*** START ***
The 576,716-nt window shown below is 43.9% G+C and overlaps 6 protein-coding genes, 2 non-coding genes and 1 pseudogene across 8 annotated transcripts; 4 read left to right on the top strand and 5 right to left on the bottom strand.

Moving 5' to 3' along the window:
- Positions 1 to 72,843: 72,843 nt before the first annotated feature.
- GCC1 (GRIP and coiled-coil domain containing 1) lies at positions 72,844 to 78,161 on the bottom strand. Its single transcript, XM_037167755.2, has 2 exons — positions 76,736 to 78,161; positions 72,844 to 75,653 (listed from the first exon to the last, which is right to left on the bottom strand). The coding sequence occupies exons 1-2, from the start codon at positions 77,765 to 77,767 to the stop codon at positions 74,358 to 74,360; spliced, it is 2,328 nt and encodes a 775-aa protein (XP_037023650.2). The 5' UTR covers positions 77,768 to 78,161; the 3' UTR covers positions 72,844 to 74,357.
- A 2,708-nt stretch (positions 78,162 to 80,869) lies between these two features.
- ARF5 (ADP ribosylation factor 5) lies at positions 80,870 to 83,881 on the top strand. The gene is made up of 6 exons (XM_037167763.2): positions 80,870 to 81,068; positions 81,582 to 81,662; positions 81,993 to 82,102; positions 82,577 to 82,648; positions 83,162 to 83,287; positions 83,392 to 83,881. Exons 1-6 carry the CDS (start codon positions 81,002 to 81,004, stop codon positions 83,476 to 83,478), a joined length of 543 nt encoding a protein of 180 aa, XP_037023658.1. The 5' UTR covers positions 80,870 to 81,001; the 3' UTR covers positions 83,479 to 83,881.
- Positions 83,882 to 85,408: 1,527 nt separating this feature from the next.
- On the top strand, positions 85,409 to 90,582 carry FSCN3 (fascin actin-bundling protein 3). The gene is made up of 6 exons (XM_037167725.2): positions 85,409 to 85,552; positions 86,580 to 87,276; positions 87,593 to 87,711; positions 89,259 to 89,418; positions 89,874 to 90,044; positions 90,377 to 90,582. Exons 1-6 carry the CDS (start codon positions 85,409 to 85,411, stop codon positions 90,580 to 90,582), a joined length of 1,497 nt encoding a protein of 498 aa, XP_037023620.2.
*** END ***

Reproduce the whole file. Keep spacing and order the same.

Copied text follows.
The 576,716-nt window shown below is 43.9% G+C and overlaps 6 protein-coding genes, 2 non-coding genes and 1 pseudogene across 8 annotated transcripts; 4 read left to right on the top strand and 5 right to left on the bottom strand.

Moving 5' to 3' along the window:
- Positions 1 to 72,843: 72,843 nt before the first annotated feature.
- GCC1 (GRIP and coiled-coil domain containing 1) lies at positions 72,844 to 78,161 on the bottom strand. Its single transcript, XM_037167755.2, has 2 exons — positions 76,736 to 78,161; positions 72,844 to 75,653 (listed from the first exon to the last, which is right to left on the bottom strand). The coding sequence occupies exons 1-2, from the start codon at positions 77,765 to 77,767 to the stop codon at positions 74,358 to 74,360; spliced, it is 2,328 nt and encodes a 775-aa protein (XP_037023650.2). The 5' UTR covers positions 77,768 to 78,161; the 3' UTR covers positions 72,844 to 74,357.
- A 2,708-nt stretch (positions 78,162 to 80,869) lies between these two features.
- ARF5 (ADP ribosylation factor 5) lies at positions 80,870 to 83,881 on the top strand. The gene is made up of 6 exons (XM_037167763.2): positions 80,870 to 81,068; positions 81,582 to 81,662; positions 81,993 to 82,102; positions 82,577 to 82,648; positions 83,162 to 83,287; positions 83,392 to 83,881. Exons 1-6 carry the CDS (start codon positions 81,002 to 81,004, stop codon positions 83,476 to 83,478), a joined length of 543 nt encoding a protein of 180 aa, XP_037023658.1. The 5' UTR covers positions 80,870 to 81,001; the 3' UTR covers positions 83,479 to 83,881.
- Positions 83,882 to 85,408: 1,527 nt separating this feature from the next.
- On the top strand, positions 85,409 to 90,582 carry FSCN3 (fascin actin-bundling protein 3). The gene is made up of 6 exons (XM_037167725.2): positions 85,409 to 85,552; positions 86,580 to 87,276; positions 87,593 to 87,711; positions 89,259 to 89,418; positions 89,874 to 90,044; positions 90,377 to 90,582. Exons 1-6 carry the CDS (start codon positions 85,409 to 85,411, stop codon positions 90,580 to 90,582), a joined length of 1,497 nt encoding a protein of 498 aa, XP_037023620.2.